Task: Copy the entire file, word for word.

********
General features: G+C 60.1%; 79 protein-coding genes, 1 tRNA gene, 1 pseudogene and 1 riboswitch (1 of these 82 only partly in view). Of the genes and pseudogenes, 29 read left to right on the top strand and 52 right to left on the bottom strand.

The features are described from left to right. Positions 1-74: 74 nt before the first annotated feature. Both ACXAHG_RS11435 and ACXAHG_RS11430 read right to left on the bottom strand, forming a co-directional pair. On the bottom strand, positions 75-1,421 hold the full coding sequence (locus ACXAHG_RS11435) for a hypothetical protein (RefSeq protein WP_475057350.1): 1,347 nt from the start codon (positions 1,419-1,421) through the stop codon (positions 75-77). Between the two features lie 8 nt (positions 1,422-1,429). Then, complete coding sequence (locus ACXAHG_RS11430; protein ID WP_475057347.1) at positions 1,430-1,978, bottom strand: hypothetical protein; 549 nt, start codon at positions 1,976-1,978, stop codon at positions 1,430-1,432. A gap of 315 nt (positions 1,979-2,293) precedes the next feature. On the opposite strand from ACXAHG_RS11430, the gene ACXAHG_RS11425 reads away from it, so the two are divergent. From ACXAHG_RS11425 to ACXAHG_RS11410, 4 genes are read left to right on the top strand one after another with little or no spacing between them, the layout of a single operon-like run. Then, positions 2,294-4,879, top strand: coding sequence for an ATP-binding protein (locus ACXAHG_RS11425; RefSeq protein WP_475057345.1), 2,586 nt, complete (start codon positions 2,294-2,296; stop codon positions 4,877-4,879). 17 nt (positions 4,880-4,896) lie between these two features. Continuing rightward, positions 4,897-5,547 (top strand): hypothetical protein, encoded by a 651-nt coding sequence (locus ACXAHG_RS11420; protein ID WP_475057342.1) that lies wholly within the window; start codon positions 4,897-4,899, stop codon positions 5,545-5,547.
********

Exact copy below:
General features: G+C 60.1%; 79 protein-coding genes, 1 tRNA gene, 1 pseudogene and 1 riboswitch (1 of these 82 only partly in view). Of the genes and pseudogenes, 29 read left to right on the top strand and 52 right to left on the bottom strand.

The features are described from left to right. Positions 1-74: 74 nt before the first annotated feature. Both ACXAHG_RS11435 and ACXAHG_RS11430 read right to left on the bottom strand, forming a co-directional pair. On the bottom strand, positions 75-1,421 hold the full coding sequence (locus ACXAHG_RS11435) for a hypothetical protein (RefSeq protein WP_475057350.1): 1,347 nt from the start codon (positions 1,419-1,421) through the stop codon (positions 75-77). Between the two features lie 8 nt (positions 1,422-1,429). Then, complete coding sequence (locus ACXAHG_RS11430; protein ID WP_475057347.1) at positions 1,430-1,978, bottom strand: hypothetical protein; 549 nt, start codon at positions 1,976-1,978, stop codon at positions 1,430-1,432. A gap of 315 nt (positions 1,979-2,293) precedes the next feature. On the opposite strand from ACXAHG_RS11430, the gene ACXAHG_RS11425 reads away from it, so the two are divergent. From ACXAHG_RS11425 to ACXAHG_RS11410, 4 genes are read left to right on the top strand one after another with little or no spacing between them, the layout of a single operon-like run. Then, positions 2,294-4,879, top strand: coding sequence for an ATP-binding protein (locus ACXAHG_RS11425; RefSeq protein WP_475057345.1), 2,586 nt, complete (start codon positions 2,294-2,296; stop codon positions 4,877-4,879). 17 nt (positions 4,880-4,896) lie between these two features. Continuing rightward, positions 4,897-5,547 (top strand): hypothetical protein, encoded by a 651-nt coding sequence (locus ACXAHG_RS11420; protein ID WP_475057342.1) that lies wholly within the window; start codon positions 4,897-4,899, stop codon positions 5,545-5,547.